Definitions

from The American Heritage® Dictionary of the English Language, 4th Edition

  • adv. To, at, or within a short distance or interval in space or time.
  • adv. Just about; almost; nearly: was near exhausted from the labor; near dead after the assault.
  • adv. With or in a close relationship.
  • adj. Close in time, space, position, or degree: near equals.
  • adj. Closely related by kinship or association; intimate: a near relative; a near and dear friend. See Synonyms at close.
  • adj. Nearly occurring but not actually happening: a near victory; a near disaster.
  • adj. Just barely avoided: a near hit by the incendiary bomb.
  • adj. Closely corresponding to or resembling an original: a near likeness.
  • adj. Closely resembling the genuine article: a dress of near satin; near silver beads.
  • adj. Closer of two or more: Take the near street and then turn right.
  • adj. Being on the left side of an animal or a vehicle.
  • adj. Being the animal or vehicle on the left.
  • adj. Short and direct: the nearest route to town.
  • adj. Stingy; parsimonious.
  • prep. Close to: an inn near London.
  • transitive v. To come close or closer to.
  • intransitive v. To draw near or nearer; approach.

from Wiktionary, Creative Commons Attribution/Share-Alike License

  • adj. Physically close.
  • adj. Approaching.
  • adj. Approximate, almost.
  • adv. Having a small intervening distance with regard to something.
  • adv. nearly
  • prep. close to, in close proximity to.
  • prep. close to in time.
  • v. To decrease the distance to something.

from the GNU version of the Collaborative International Dictionary of English

  • adj. Not far distant in time, place, or degree; not remote; close at hand; adjacent; neighboring; nigh.
  • adj. Closely connected or related.
  • adj. Close to one's interests, affection, etc.; touching, or affecting intimately; intimate; dear.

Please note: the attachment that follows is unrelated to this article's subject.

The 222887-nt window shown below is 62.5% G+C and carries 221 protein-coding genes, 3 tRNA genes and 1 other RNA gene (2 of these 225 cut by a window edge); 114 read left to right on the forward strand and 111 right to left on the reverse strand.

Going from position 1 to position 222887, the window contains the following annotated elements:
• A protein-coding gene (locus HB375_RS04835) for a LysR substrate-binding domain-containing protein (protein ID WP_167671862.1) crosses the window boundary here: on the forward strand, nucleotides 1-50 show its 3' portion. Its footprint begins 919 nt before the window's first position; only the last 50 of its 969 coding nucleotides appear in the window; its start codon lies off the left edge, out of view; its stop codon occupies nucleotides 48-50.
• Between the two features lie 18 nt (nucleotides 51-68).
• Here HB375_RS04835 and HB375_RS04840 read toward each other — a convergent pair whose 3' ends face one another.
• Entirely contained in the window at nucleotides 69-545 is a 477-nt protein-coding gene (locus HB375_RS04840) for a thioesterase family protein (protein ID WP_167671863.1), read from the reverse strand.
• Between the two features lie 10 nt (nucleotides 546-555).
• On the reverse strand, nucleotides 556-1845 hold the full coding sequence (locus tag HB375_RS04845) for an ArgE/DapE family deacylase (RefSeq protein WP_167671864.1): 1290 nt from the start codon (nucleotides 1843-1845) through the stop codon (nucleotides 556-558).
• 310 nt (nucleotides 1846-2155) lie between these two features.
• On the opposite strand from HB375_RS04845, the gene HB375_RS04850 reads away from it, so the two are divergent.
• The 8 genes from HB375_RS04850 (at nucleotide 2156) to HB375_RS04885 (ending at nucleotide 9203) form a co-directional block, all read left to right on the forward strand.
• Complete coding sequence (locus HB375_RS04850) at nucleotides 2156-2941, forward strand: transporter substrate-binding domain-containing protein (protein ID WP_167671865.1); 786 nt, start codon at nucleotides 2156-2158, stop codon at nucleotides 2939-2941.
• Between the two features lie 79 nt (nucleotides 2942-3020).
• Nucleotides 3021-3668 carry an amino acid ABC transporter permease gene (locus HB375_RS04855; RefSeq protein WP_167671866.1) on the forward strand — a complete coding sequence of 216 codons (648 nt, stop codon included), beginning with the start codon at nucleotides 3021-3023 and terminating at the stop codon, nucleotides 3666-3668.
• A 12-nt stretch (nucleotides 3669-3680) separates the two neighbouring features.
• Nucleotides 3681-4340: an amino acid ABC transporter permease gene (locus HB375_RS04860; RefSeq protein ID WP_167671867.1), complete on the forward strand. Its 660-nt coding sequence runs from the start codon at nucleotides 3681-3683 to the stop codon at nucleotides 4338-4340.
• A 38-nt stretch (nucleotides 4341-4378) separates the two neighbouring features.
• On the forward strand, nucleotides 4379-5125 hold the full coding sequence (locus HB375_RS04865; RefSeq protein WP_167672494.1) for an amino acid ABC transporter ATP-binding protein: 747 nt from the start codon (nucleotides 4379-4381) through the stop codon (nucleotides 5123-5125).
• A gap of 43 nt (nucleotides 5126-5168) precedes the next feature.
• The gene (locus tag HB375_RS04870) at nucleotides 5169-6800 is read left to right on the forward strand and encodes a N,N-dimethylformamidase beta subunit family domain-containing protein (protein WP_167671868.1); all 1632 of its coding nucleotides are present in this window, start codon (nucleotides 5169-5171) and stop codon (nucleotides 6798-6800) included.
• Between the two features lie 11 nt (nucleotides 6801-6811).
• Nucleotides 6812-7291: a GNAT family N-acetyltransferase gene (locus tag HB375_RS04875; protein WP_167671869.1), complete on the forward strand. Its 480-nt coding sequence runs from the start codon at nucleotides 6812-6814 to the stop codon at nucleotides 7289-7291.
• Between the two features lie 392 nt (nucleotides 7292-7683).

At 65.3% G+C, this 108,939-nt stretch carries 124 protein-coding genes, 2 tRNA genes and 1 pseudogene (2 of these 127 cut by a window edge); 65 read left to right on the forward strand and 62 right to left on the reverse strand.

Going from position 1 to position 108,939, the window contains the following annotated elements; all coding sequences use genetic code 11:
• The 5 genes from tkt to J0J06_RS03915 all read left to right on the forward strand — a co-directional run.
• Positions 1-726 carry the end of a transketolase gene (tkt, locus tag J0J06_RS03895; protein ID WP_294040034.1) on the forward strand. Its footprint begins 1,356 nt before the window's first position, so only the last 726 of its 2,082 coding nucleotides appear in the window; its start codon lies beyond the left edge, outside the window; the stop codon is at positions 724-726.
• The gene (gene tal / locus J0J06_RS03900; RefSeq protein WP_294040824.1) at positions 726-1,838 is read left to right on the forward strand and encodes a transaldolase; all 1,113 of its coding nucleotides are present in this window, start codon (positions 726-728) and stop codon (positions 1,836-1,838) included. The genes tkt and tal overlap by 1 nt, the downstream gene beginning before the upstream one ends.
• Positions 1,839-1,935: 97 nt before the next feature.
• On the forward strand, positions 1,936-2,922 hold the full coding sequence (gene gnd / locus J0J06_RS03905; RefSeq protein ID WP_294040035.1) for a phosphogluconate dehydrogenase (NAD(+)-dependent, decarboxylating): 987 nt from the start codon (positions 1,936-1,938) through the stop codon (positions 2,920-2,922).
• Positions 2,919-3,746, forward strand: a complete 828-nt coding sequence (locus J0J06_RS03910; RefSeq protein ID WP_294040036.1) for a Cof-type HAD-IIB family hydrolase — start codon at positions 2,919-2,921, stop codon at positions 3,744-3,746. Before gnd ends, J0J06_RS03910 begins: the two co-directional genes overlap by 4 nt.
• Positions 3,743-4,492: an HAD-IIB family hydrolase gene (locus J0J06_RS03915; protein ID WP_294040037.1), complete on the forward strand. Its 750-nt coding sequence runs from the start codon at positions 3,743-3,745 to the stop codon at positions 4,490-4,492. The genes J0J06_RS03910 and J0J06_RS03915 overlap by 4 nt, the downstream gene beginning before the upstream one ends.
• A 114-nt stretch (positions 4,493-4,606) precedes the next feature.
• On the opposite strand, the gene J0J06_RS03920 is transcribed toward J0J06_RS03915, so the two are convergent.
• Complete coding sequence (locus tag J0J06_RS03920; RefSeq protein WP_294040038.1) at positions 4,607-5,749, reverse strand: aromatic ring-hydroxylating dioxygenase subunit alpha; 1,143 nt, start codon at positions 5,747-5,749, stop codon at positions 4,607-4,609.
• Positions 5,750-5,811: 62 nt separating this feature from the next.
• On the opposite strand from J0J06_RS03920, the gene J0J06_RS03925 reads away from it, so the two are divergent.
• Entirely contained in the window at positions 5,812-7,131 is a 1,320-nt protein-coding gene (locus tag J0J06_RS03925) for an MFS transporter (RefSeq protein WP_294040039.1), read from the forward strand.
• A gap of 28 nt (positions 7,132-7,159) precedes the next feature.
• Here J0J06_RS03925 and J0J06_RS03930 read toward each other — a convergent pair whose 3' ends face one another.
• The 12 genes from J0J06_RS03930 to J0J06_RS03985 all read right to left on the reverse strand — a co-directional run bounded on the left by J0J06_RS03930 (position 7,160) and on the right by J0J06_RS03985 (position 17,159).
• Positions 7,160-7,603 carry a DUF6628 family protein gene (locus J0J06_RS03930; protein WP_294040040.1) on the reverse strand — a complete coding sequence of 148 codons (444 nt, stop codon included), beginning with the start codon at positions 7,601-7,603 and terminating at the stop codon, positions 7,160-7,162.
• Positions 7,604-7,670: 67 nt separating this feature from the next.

• adj. Close to anything followed or imitated; not free, loose, or rambling.
  • adj. So as barely to avoid or pass injury or loss; close; narrow{3}.
  • adj. Next to the driver, when he is on foot; in the Unted States, on the left of an animal or a team. See Off side, under Off, a.
  • adj. Immediate; direct; close; short.
  • adj. Close-fisted; parsimonious.
  • adv. At a little distance, in place, time, manner, or degree; not remote; nigh.
  • adv. Nearly; almost; well-nigh.
  • adv. Closely; intimately.
  • prep. Adjacent to; close by; not far from; nigh. See the Note under near, a.
  • intransitive v. To draw near; to approach.
  • transitive v. To approach; to come nearer.

from The Century Dictionary and Cyclopedia

  • Nigher; more nigh; closer: comparative of nigh.
  • Hence, without comparative force, and with a new comparative nearer, superlative nearest
  • Nigh; close; at, to, or toward a point which is adjacent or not far off: with such verbs as be, come, go, draw, move.
  • Nigh, in a figurative sense.
  • Nautical, close to the wind: opposed to off.
  • Closely; intimately.
  • Almost; nearly.
  • Into close straits; into a critical position.
  • Nigh; close to; close by; at no great distance from.
  • Nigh or close to, in a figurative sense.
  • Being nigh in place; being close by; not distant; adjacent; contiguous.
  • Closely allied by blood; closely akin.
  • Intimate; united in close ties of affection or confidence; familiar: as, a near friend.
  • Affecting one's interest or feelings; touching; coming home to one.
  • Close; not deviating from an original or model; observant of the style or manner of the thing copied; literal: as, a near translation.
  • So as barely to escape injury, danger, or exposure; close; narrow.
  • In riding or driving, on the left: opposed to off; as, the near side; the near fore leg.
  • Short; serving to bring the object close.
  • Economical; closely calculating; also, close; parsimonious.
  • Empty.
  • Synonyms Contiguous, proximate, neighboring, imminent, impending, approaching. Nearest, Next are sometimes synonymous words: as, nearest or next of kin; but specially the first denotes the closest relative proximity, while the second denotes the proximate place in order. Compare the nearest house with the next house.
  • To come near or nearer; stand near; approach: as, the ship neared the land.